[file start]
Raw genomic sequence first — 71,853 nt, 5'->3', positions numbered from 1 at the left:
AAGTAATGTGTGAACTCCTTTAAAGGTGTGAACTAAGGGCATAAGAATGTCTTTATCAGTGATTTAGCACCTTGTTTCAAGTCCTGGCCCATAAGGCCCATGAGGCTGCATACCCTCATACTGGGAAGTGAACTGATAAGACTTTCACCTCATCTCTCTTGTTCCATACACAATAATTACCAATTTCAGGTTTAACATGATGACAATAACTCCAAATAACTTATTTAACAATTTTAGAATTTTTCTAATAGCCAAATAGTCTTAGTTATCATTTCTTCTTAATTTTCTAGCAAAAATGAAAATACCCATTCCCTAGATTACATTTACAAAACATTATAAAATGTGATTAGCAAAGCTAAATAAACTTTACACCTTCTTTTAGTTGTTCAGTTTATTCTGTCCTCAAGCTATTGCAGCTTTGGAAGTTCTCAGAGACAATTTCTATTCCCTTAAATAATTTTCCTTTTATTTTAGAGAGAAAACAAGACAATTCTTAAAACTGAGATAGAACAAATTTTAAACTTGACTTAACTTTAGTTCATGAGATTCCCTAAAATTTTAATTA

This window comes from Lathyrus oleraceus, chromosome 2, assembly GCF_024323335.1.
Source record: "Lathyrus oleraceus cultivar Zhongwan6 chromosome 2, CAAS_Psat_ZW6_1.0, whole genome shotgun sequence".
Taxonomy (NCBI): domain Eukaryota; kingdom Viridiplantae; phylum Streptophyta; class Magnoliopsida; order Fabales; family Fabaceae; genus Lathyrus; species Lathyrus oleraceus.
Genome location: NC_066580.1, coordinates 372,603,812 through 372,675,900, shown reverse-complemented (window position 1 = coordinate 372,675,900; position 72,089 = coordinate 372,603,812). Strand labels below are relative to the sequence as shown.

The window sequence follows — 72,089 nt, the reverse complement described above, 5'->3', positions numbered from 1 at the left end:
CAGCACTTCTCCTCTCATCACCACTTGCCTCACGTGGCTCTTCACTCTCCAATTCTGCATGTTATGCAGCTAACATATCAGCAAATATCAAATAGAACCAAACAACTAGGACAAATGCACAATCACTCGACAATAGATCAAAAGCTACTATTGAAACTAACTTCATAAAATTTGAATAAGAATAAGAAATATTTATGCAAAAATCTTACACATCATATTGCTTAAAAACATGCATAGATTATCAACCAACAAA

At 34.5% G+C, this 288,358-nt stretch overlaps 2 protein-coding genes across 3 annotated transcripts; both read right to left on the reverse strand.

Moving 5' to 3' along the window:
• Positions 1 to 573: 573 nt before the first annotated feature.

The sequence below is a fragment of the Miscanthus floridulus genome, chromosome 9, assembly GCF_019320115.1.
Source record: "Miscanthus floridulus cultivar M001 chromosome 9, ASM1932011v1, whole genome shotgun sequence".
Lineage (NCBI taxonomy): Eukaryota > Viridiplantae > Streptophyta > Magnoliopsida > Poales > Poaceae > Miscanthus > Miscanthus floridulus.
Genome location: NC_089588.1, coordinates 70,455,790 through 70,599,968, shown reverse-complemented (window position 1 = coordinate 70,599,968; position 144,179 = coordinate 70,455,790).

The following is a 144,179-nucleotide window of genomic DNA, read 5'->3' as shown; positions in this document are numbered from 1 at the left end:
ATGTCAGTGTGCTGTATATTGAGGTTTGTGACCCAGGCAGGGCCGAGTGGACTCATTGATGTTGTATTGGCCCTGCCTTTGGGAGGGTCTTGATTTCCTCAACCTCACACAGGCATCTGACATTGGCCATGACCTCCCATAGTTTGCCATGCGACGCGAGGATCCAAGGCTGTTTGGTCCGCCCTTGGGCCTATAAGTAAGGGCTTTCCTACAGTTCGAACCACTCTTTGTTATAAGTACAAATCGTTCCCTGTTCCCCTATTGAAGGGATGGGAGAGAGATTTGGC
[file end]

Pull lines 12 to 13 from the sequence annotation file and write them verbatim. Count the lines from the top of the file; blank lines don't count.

The sequence below is a fragment of the Miscanthus floridulus genome, chromosome 9, assembly GCF_019320115.1.
Source record: "Miscanthus floridulus cultivar M001 chromosome 9, ASM1932011v1, whole genome shotgun sequence".